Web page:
8x +7 4 (mod 13). This is impossible, as 8x always gives one od the remainders
1, 5, 8, 12 modulo 13.
Px solution. For x > 1 we have 2y = (22015 + 1)x + 22015 1 = (x + 1)22015 +
x 2015i
(x + 1)22015 (mod 22019 ), but y > 2019, so we infer 16 | x + 1.

i=2 i 2
Now reducing the equation modulo 17 and using 22015 9 (mod 17) yields 2y
10x + 8 1015 + 8 3 (mod 17), which is impossible.


The 32-nd Balkan Mathematical Olympiad was held from May 3 to May 8 in
Athens in Greece. The results of the Serbian contestants are shown below:
1 2 3 4 Total
Marijana Vujadinovic 10 10 10 0 30 Silver medal
Ognjen Tosic 5 10 0 0 15 Bronze medal
Ivan Damnjanovic 4 0 0 0 4
Aleksa Milojevic 0 10 0 0 10 H. mention
Aleksa Konstantinov 0 10 0 0 10 H. mention

Andjela Sarkovi c 0 10 0 0 10 H. mention

To put it mildly, this is obviously not as good as we hoped. A part of the reason
could be the simple inequality in problem 1 - seemingly easy for everyone except for
the Serbian team. Problems 3 and 4 looked standard but nevertheless turned out
to be harder. At the end, 7 contestants (6 official + 1 guest) with 31-40 points were
awarded gold medals, 15 (13+2) with 24-30 points were awarded silver medals, and
55 (22+33) with 12-23 points were awarded bronze medals.
Here is the (unofficial) team ranking:

Member Countries Guest Teams

1. Turkey 177 Turkmenistan 127
2. Romania 171 Kazakhstan 118
3. Bulgaria 156 Greece B 97
4. Greece 133 Tajikistan 97
5. Moldova 106 Italy 90
6. Bosnia and Herzegovina 105 Saudi Arabia 79
7. Macedonia (FYR) 79 UK and Ireland 68
7. Serbia 79 Azerbaijan 61
9. Cyprus 45 Kyrgyzstan 14
10. Albania 38 Iran (independent) 8
11. Montenegro 3


Athens, Greece , 05.05.2015.

1. Let a, b and c be positive real numbers. Prove that

a3 b6 + b3 c6 + c3 a6 + 3a3 b3 c3 > abc(a3 b3 + b3 c3 + c3 a3 ) + a2 b2 c2 (a3 + b3 + c3 ).


2. Let ABC be a scalene triangle with incenter I and circumcircle . The lines AI,
BI, CI intersect for the second time at the points D, E, F , respectively. The
lines through I parallel to the sides BC, CA, AB intersect the lines EF , F D, DE
at the points K, L, M , respectively. Prove that the points K, L, M are collinear.

3. A jury of 3366 film critics are judging the Oscars. Each critic makes a single vote
for his favorite actor, and a single vote for his favorite actress. It turns out that for
every integer n {1, 2, . . . , 100} there is an actor or actress who has been voted
for exactly n times. Show that there are two critics who voted for the same actor
and for the same actress. (Cyprus)

4. Prove that among any 20 consecutive positive integers there exists an integer d
such that for each positive integer n we have the inequality
n o 5
n d n d >
where {x} denotes the fractional part of the real number x. The fractional part of
a real number x is x minus the greatest integer less than or equal to x. (Serbia)

Time allowed: 270 minutes.

Each problem is worth 10 points.


1. Setting x = ab2 , y = bc2 and z = ca2 the given inequality immediately reduces to
Schurs inequality :
x3 + y 3 + z 3 + 3xyz > xy 2 + yz 2 + zx2 + x2 y + y 2 z + z 2 x.

2. Assuming the arrangement D E M , we have EIM = EBA = EDI, so the

line IM is tangent to the circle DEI and M I 2 = M D M E. Thus M lies on the
radical axis s of the circle and the de- K L M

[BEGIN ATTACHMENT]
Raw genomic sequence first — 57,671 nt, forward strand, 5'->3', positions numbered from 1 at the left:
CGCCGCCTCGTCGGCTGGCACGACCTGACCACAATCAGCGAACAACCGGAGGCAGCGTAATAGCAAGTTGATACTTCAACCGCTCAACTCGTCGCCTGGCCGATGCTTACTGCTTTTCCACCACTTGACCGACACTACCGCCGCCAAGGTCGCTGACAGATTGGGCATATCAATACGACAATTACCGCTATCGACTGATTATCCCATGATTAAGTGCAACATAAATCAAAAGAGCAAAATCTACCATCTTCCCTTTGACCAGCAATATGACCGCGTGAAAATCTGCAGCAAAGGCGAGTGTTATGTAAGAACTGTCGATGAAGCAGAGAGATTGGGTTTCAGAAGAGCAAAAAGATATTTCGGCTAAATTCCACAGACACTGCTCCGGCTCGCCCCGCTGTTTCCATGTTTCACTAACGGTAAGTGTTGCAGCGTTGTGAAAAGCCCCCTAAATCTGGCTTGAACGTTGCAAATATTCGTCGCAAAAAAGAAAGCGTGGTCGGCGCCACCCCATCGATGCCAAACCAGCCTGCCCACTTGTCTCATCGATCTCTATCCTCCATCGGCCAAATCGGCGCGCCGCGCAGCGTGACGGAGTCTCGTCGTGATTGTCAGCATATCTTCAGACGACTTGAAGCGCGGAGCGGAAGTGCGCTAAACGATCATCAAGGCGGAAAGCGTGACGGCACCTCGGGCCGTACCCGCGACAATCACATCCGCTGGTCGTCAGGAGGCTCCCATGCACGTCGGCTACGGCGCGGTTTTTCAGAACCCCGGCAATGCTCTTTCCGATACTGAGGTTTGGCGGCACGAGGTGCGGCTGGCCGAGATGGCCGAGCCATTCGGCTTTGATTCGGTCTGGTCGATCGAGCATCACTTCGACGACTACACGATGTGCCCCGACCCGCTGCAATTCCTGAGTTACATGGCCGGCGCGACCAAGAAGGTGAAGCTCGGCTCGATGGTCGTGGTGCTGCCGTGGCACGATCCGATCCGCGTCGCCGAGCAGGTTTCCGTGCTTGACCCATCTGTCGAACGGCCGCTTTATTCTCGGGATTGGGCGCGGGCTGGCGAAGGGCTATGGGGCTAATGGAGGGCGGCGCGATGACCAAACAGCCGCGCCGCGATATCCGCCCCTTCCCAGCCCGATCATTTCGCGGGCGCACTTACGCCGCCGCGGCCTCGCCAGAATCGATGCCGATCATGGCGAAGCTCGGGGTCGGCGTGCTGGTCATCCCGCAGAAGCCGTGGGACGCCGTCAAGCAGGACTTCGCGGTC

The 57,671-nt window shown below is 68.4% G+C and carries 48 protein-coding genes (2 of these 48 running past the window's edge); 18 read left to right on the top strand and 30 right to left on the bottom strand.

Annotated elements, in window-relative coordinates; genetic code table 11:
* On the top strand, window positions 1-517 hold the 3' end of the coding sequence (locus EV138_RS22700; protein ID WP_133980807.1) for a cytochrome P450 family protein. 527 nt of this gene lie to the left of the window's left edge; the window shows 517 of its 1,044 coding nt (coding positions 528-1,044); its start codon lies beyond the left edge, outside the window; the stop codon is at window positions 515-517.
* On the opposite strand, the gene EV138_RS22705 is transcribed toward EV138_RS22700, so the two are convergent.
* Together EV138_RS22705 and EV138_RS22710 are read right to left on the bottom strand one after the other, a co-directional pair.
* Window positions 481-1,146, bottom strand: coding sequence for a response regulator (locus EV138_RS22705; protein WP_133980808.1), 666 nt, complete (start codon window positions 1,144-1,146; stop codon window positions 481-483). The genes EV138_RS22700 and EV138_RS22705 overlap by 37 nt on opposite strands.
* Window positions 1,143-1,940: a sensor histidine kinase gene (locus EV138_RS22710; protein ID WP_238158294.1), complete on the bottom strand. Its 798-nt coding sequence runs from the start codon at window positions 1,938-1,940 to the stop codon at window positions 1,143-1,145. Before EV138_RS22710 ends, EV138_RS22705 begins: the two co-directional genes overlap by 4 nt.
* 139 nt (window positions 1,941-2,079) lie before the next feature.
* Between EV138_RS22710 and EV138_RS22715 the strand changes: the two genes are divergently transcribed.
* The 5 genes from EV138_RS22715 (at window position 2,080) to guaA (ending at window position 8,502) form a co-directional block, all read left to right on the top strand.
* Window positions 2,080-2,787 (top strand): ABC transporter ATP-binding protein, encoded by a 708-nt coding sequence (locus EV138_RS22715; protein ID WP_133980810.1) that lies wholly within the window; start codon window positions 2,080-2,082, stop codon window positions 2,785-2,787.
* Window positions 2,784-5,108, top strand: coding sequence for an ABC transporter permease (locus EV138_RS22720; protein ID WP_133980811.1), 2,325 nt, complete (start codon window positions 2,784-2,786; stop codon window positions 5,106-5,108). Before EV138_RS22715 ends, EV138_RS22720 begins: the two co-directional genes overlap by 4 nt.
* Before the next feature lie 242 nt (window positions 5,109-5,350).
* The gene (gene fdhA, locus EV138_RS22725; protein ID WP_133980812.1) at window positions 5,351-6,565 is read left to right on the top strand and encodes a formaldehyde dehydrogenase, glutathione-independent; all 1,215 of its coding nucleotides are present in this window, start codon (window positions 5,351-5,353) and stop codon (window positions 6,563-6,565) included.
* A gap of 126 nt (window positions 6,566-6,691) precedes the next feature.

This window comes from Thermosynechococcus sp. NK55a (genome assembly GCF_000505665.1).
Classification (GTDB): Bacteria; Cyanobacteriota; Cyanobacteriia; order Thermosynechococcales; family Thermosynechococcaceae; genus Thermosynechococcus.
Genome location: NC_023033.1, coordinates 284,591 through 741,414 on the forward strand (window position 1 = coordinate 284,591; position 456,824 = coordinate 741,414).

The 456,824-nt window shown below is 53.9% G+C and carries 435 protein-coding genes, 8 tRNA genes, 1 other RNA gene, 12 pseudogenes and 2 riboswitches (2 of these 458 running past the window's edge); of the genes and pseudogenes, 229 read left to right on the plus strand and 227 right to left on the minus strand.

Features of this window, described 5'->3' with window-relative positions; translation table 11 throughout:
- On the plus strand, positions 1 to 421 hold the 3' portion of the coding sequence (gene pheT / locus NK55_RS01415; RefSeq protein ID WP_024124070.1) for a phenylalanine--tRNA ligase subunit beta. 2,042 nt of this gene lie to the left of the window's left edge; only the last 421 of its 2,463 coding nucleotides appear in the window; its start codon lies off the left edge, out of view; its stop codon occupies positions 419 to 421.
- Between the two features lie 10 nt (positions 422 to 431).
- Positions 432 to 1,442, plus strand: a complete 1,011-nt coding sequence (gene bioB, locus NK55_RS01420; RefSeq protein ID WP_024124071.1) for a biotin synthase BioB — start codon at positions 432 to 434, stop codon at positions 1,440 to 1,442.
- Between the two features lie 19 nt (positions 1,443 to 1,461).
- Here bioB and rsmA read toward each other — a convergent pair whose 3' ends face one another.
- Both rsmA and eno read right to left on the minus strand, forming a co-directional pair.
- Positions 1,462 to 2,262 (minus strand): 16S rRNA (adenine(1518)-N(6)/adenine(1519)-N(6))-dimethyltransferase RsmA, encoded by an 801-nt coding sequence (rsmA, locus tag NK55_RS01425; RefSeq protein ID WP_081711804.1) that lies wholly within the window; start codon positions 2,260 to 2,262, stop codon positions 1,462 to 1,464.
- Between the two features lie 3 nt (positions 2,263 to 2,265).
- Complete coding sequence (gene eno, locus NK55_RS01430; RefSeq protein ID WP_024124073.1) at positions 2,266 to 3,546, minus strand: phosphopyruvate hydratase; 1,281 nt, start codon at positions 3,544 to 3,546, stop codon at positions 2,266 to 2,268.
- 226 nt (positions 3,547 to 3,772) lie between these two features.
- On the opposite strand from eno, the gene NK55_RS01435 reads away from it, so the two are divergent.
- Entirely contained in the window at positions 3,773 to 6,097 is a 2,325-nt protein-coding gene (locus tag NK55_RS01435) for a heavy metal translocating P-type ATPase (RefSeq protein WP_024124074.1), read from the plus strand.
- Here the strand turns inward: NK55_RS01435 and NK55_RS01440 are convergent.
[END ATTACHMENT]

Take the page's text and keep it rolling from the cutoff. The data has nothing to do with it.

generate circle I. Similarly, points K
and L also lie on s. F A
Second solution. Points K = BC EF , B
L = CA F D and M = AB DE are I E
collinear by Desargues theorem, so we

have EK
L D M E = 1 in oriented

segments. Since EK K F = KF EK K F = D C
KF IE CF , substituting this equality and the corresponding ones for L and M
in the previous relation gives us KF LD M E = 1. Thus the problem statement
follows by Menelaus theorem.
Remark. Both solutions still work if I is an arbitrary point in the plane of ABC.

3. Assume the contrary. For each i = 1, . . . , 100 choose a candidate Ai who was voted
for exactly i times.
The number of judges who gave both their votes for candidates in the set A =
{A34 , A35 , . . . , A100 } does not exceed the number of pairs actor-actress in A, and
the number of such pairs is at most 33 34 = 1122.
On the other hand, of the 2 3366 = 6732 votes, exactly 34 + 35 + + 100 = 4489
were given to the candidates in A. Therefore at most 6732 4489 = 2243 judges
could have given a vote to a candidate not in A.
Thus, there were at most 1122 + 2243 = 3365 judges, a contradiction.
h i
4. Denoting m = n d we have
n o   dn2 m2 dn2 m2 dn2 m2
n d n d = n d n d m = n d > n d = .
n d+m 2n d 2

Thus it suffices to choose d so that dn2 m2 6 {1, 2, 3, 4} holds for all m, n N.

This can be done by taking d = 20k + 15 = 5(4k + 3) for k N0 . Indeed, numbers

m2 + 2 and m2 + 3 are not divisible by 5, whereas m2 + 1 and m2 + 4 have no

divisors of the form 4k + 3; hence, none of the numbers m2 + 1, m2 + 2, m2 + 3,
m2 + 4 is a multiple of d.

The SMO was sponsored by
Mathematical Competitions in Serbia
Mathematical Society of Serbia

The IMO Compendium - 2nd Edition: 1959-2009

Until the first edition of this book appearing in 2006, it has
been almost impossible to obtain a complete collection of the
problems proposed at the IMO in book form. The IMO Com-
pendium is the result of a collaboration between four former
IMO participants from Yugoslavia, now Serbia, to rescue these
problems from old and scattered manuscripts, and produce the
ultimate source of IMO practice problems. This book attempts
to gather all the problems and solutions appearing on the IMO
through 2009. This second edition contains 143 new problems,
picking up where the 1959-2004 edition has left off, accounting
for 2043 problems in total.
Publisher: Springer (2011); Hardcover, 823 pages; Language: English;
ISBN: 1441998535